Honda Motor Co. has recently succeeded in settling a dispute over look-alike motorcycles out of court. Faced with imports of look-alike motorcycles from China, Honda suffered heavy losses in its market share in 2000.

“The imported motorcycles were clearly designed to make the consumer believe he was buying a Honda. Some even carried the name Hongda,” said Koremichi Kodama, director of Astra Honda Motor in Jakarta.

“We could not fight the Chinese imported motorcycles on charges of design-look-alike, because at the time, there was no regulation on that in Indonesia. But the Chinese motorcycle was clearly violating the patent right on a decompression device in the engine belonging to Honda in Indonesia,” he said.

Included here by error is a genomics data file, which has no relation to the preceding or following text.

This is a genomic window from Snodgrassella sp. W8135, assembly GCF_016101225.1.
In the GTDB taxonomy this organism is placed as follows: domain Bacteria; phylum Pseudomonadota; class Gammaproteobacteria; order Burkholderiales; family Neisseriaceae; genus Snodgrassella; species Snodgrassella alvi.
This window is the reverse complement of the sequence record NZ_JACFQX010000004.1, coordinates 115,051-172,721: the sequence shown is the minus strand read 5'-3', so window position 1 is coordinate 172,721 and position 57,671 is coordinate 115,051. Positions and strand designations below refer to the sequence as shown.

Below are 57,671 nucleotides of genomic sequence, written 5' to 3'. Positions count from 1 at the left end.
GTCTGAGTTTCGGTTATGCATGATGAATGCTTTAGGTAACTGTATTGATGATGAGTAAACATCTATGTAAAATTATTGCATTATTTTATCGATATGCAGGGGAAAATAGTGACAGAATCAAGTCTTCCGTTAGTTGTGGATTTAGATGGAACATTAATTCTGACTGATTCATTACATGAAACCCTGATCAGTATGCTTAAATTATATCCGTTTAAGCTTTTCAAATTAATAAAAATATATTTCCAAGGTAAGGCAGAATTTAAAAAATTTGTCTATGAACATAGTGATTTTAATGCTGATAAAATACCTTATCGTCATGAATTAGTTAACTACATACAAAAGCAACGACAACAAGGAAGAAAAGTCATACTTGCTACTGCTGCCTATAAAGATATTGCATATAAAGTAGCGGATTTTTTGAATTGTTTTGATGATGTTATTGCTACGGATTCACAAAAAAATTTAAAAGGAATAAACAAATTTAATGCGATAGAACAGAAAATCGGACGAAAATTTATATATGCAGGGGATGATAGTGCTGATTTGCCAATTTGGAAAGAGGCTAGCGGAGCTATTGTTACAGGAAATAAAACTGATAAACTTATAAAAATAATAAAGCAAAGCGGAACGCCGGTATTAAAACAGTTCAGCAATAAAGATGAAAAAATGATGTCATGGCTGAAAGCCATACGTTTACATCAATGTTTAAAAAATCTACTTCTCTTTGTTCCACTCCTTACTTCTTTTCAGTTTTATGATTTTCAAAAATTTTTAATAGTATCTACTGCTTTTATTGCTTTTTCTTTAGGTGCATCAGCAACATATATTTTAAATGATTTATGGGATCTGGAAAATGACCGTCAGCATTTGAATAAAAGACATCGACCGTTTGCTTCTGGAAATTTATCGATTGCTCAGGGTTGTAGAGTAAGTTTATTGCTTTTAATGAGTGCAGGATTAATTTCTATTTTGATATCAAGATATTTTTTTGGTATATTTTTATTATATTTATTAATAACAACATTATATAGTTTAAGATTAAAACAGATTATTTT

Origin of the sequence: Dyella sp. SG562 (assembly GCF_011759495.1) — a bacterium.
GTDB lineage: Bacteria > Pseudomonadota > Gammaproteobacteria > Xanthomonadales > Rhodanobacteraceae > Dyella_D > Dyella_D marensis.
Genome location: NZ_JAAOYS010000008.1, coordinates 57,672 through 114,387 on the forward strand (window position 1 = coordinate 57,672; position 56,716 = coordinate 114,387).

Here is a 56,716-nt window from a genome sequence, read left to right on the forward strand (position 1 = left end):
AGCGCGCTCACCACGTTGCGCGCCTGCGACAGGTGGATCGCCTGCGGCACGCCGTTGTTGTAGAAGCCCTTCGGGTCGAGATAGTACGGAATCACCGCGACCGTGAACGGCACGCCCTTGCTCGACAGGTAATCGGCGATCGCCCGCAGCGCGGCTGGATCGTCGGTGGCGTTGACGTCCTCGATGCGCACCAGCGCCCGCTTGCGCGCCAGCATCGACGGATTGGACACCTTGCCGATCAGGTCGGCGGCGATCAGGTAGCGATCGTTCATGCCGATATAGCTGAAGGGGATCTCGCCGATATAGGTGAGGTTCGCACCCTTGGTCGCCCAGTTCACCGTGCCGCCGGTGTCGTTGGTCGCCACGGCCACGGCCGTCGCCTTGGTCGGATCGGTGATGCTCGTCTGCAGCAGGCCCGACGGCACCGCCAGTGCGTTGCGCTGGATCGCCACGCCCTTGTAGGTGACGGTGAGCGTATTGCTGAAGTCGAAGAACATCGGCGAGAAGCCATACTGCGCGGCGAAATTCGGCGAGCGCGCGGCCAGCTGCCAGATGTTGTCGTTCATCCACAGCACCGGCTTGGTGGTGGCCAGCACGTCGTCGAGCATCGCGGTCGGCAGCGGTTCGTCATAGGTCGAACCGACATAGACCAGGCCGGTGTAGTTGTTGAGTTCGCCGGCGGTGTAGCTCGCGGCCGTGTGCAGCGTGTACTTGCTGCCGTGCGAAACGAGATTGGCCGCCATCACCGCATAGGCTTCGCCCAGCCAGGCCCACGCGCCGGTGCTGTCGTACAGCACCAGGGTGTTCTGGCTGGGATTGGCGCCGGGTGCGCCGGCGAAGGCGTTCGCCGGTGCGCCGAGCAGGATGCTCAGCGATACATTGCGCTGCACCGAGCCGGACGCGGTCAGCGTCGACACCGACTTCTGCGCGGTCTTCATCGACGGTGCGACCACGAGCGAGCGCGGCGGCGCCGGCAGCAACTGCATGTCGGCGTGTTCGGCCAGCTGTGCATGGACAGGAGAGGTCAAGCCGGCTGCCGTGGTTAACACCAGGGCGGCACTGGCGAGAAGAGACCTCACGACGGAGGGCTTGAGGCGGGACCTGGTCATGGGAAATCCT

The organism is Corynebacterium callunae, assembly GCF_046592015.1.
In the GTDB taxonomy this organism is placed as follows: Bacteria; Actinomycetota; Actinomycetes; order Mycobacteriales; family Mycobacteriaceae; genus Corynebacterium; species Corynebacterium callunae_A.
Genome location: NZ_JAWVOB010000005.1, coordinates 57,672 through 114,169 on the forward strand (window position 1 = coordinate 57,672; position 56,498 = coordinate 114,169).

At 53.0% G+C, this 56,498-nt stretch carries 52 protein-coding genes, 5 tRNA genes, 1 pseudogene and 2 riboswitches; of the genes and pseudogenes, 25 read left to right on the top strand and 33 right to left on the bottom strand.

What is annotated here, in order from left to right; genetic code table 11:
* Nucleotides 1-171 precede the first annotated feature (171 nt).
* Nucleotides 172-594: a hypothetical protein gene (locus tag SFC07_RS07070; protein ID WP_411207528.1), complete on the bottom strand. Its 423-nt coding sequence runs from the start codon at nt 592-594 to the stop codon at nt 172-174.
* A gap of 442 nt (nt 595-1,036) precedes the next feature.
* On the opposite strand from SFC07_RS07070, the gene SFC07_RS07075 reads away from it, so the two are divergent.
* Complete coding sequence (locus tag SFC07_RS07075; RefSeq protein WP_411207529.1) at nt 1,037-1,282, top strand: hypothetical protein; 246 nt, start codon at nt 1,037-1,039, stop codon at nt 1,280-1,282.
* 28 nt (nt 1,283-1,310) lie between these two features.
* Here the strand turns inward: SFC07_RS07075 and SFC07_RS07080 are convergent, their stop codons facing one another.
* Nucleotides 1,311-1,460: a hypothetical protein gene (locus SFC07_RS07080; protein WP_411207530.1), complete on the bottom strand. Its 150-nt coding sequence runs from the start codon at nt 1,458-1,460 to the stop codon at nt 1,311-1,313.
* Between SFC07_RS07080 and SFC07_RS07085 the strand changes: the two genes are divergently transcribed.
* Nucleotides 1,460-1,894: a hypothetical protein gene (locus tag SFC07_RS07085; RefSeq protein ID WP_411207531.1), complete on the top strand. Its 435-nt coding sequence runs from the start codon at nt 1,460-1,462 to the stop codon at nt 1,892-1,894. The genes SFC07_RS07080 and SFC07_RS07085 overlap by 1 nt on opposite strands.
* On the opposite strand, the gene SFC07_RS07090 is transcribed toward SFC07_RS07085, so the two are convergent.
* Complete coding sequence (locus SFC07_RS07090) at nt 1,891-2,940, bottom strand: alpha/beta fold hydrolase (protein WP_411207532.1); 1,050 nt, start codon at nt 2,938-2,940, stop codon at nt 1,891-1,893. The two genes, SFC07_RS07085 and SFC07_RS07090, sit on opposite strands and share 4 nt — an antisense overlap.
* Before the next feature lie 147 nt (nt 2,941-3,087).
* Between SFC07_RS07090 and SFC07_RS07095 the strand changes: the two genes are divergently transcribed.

“The battle in court proved extremely difficult and uncertain. Therefore, in the meantime, we tried to strike a deal outside the courtroom,” Kodama said.

Just a few months ago, the last of the major importers signed an agreement with Honda to stop selling motorcycles with the specific device. It was hardly a victory.

“The battle was not won because of this agreement,” said Kodama. “The Chinese look-alikes caused a problem which we had to face sooner or later anyway. Therefore, we decided to design another, much lower-priced motorcycle that would compete with the Chinese imports directly.” Honda is now steadily recovering some its market share.

Honda’s experience is noteworthy as the piracy harming it is believed to originate in China, Kodama said. De Visser and Redfearn agreed.

“The bulk of all pirated products found in Southeast Asia are made in China. It is the major production base for counterfeits, fakes and look-alikes both for the domestic market and for export purposes,” De Visser noted.

Redfearn said, “Indonesia is just a market with exceptionally poor law enforcement. But ultimately the battle has to be won in China.”